After two seasons as an assistant coach at H.D. Woodson, it was suggested Randolph apply for the vacant head job at Coolidge. She turned it down not once, but twice. It wasn’t until a third time that Randolph finally gave in and applied. She developed an elaborate, color-coordinated and organized plan for the program, specifically focusing on academics, and presented her direction for the program and its student-athletes at her interview. Randolph was introduced as Coolidge head coach on March 12, 2010.
Coolidge lost Randolph’s debut game 28-0 to Archbishop Carroll. Afterward, Randolph was bombarded by members of the media. People were pinning microphones to her shirt. She was being told to speak to this person, that person, look into the camera. During her tenure at Coolidge, she was featured or profiled by ESPN, Good Morning America, CNN, The New York Times, NPR, NBC Nightly News, The Washington Post and countless other media outlets.
“I knew (my hiring) would be news, but I didn’t realize it would be that much,” she says. “I thought of myself as just ‘coach’. There were two different worlds — my reality of everyday teaching and coaching, and the outside world of me as ‘trailblazer’ that I was reminded of anytime I had to do an interview. It’s not that I didn’t see it, because it was there … it wasn’t a focus.
“I wasn’t doing it to be a trailblazer, that wasn’t the case. It wasn’t about me, it was about the kids. I was there to make sure they had a good high school football experience, make something of themselves, and become productive citizens of the world.”
Joshua Dyson was a sophomore fullback/middle linebacker for the Colts when Randolph took over the program. Like a few of his teammates, Dyson had his doubts with the new hire — not solely because she was a woman, but because they knew her as Ms. Randolph, science teacher.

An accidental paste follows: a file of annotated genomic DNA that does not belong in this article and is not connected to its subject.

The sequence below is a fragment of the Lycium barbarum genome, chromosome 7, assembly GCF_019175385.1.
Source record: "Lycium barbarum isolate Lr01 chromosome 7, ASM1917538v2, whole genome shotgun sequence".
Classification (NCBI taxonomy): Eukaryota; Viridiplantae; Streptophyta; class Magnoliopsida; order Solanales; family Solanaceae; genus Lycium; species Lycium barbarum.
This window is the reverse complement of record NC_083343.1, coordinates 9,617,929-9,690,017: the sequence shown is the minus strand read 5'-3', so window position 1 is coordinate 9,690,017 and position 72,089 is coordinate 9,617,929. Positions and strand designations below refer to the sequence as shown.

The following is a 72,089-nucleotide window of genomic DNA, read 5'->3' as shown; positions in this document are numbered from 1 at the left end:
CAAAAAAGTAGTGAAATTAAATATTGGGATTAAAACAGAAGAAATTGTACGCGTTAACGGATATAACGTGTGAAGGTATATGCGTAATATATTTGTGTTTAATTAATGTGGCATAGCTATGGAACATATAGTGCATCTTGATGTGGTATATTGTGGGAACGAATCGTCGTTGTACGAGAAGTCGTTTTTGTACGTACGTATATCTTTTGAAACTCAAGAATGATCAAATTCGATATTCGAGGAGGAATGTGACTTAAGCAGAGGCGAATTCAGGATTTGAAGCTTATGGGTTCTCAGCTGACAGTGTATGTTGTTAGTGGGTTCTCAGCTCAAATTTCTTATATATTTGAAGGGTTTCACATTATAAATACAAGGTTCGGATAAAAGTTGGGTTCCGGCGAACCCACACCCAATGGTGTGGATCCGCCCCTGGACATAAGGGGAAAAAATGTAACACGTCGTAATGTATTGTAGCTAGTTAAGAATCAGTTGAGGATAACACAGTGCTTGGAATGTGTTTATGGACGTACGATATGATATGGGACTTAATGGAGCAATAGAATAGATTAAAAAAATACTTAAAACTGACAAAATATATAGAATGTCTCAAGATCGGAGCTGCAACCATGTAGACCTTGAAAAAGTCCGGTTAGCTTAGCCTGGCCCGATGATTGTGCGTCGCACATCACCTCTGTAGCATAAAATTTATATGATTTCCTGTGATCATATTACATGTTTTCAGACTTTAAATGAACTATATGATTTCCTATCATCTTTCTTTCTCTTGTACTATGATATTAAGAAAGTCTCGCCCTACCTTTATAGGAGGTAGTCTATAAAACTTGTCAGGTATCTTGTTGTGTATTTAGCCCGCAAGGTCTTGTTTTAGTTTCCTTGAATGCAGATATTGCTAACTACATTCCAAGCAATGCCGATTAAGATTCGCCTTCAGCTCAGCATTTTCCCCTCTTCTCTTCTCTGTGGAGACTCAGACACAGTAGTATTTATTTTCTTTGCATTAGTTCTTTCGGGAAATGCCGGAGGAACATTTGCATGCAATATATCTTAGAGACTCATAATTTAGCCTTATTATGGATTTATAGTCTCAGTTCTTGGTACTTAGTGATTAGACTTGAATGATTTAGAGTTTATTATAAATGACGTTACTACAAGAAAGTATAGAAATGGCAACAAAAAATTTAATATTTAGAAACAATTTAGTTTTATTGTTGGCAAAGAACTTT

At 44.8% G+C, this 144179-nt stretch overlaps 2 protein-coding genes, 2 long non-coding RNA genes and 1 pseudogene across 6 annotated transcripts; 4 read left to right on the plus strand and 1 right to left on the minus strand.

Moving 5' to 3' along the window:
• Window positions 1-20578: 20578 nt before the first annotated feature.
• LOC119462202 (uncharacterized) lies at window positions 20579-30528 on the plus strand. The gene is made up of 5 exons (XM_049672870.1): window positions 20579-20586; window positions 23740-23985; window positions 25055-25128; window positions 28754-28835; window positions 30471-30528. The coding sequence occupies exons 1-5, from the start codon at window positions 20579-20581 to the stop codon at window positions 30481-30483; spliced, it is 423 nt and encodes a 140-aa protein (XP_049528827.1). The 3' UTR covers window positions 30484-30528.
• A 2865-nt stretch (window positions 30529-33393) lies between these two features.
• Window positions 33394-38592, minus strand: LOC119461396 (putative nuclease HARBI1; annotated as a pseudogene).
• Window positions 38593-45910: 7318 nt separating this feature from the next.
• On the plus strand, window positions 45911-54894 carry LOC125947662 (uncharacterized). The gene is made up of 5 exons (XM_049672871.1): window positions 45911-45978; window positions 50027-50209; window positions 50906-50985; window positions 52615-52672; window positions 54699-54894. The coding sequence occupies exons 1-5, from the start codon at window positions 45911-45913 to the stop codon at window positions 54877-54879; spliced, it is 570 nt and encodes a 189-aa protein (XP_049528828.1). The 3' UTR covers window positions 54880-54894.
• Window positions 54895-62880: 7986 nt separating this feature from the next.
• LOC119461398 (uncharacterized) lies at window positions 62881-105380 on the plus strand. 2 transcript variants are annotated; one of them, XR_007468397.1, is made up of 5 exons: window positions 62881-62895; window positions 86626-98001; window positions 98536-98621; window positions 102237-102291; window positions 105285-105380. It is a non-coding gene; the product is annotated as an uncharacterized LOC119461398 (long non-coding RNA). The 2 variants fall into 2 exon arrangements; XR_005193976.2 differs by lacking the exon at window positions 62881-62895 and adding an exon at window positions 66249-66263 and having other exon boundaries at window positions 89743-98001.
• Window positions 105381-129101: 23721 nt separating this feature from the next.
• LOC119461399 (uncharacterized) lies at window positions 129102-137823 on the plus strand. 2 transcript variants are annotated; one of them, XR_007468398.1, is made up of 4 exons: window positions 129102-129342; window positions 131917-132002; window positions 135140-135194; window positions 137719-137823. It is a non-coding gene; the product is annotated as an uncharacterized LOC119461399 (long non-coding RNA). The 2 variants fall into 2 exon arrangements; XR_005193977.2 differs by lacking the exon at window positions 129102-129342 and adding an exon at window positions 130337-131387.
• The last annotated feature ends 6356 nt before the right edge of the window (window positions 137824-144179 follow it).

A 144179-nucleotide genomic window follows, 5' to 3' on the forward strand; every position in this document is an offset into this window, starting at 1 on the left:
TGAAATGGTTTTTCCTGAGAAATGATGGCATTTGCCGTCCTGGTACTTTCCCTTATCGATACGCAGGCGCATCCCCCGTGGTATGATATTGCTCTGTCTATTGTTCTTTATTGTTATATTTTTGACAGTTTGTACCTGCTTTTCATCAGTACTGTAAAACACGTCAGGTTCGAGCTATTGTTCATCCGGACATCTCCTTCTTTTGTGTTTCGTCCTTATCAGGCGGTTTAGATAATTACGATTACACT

“I went to her and said, ‘Do you know anything about football?’” recalls Dyson, 23. “She said, ‘Yeah, I do actually,’ and we had a mature conversation where she let us know what her goals for the team were and what her background was. As immature 16-year-olds, we were shocked.”
Dyson said Randolph created a tight-knit family atmosphere with her team. A preseason camping trip in Pennsylvania only solidified it — besides workouts and training, there were team-bonding exercises and an emphasis on family and respect. The trip became tradition; Dyson and a few former teammates even volunteered on it the summer after they graduated Coolidge. Randolph and some of her players would pack into her two-door Honda Civic to visit colleges. She would bring some players with her on trips when she had speaking engagements outside of Washington, D.C.
“To a lot of us she became a second mother,” Dyson says. “Everybody embraced it and loved what she brought — her uniqueness, her energy, and the family atmosphere she created. A lot of us are still close because of that. She exposed us inner-city kids to a lot of things outside of football and outside of D.C., so her focus wasn’t just on athletics, but on our grades and who we were as people.”